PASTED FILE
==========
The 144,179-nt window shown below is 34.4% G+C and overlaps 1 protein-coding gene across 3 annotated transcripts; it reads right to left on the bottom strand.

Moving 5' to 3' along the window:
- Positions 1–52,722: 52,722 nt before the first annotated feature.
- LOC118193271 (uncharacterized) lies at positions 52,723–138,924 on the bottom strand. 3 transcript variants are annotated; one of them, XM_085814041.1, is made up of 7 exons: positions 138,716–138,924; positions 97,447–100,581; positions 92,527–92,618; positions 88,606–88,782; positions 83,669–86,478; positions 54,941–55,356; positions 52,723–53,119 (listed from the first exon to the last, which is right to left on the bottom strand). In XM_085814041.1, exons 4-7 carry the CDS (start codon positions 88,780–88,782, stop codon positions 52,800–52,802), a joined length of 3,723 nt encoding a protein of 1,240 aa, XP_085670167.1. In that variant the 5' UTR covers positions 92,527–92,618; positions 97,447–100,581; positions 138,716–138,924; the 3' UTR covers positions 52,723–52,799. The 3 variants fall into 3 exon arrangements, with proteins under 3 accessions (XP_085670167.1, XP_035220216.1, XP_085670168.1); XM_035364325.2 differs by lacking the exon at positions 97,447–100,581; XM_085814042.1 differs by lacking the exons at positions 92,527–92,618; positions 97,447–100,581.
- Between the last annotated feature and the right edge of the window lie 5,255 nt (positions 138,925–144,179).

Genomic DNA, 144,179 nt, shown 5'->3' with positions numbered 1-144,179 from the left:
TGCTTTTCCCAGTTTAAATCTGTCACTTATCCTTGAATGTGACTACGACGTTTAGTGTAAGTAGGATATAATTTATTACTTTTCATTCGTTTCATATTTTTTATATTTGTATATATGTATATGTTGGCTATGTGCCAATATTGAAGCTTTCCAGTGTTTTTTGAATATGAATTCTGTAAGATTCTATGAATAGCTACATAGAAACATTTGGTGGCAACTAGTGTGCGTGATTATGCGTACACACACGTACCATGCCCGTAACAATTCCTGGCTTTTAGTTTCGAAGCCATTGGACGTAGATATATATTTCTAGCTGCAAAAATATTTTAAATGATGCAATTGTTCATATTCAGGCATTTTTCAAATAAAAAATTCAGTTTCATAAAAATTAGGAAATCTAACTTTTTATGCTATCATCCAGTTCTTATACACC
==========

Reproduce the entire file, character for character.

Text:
The 144,179-nt window shown below is 34.4% G+C and overlaps 1 protein-coding gene across 3 annotated transcripts; it reads right to left on the bottom strand.

Moving 5' to 3' along the window:
- Positions 1–52,722: 52,722 nt before the first annotated feature.
- LOC118193271 (uncharacterized) lies at positions 52,723–138,924 on the bottom strand. 3 transcript variants are annotated; one of them, XM_085814041.1, is made up of 7 exons: positions 138,716–138,924; positions 97,447–100,581; positions 92,527–92,618; positions 88,606–88,782; positions 83,669–86,478; positions 54,941–55,356; positions 52,723–53,119 (listed from the first exon to the last, which is right to left on the bottom strand). In XM_085814041.1, exons 4-7 carry the CDS (start codon positions 88,780–88,782, stop codon positions 52,800–52,802), a joined length of 3,723 nt encoding a protein of 1,240 aa, XP_085670167.1. In that variant the 5' UTR covers positions 92,527–92,618; positions 97,447–100,581; positions 138,716–138,924; the 3' UTR covers positions 52,723–52,799. The 3 variants fall into 3 exon arrangements, with proteins under 3 accessions (XP_085670167.1, XP_035220216.1, XP_085670168.1); XM_035364325.2 differs by lacking the exon at positions 97,447–100,581; XM_085814042.1 differs by lacking the exons at positions 92,527–92,618; positions 97,447–100,581.
- Between the last annotated feature and the right edge of the window lie 5,255 nt (positions 138,925–144,179).

Genomic DNA, 144,179 nt, shown 5'->3' with positions numbered 1-144,179 from the left:
TGCTTTTCCCAGTTTAAATCTGTCACTTATCCTTGAATGTGACTACGACGTTTAGTGTAAGTAGGATATAATTTATTACTTTTCATTCGTTTCATATTTTTTATATTTGTATATATGTATATGTTGGCTATGTGCCAATATTGAAGCTTTCCAGTGTTTTTTGAATATGAATTCTGTAAGATTCTATGAATAGCTACATAGAAACATTTGGTGGCAACTAGTGTGCGTGATTATGCGTACACACACGTACCATGCCCGTAACAATTCCTGGCTTTTAGTTTCGAAGCCATTGGACGTAGATATATATTTCTAGCTGCAAAAATATTTTAAATGATGCAATTGTTCATATTCAGGCATTTTTCAAATAAAAAATTCAGTTTCATAAAAATTAGGAAATCTAACTTTTTATGCTATCATCCAGTTCTTATACACC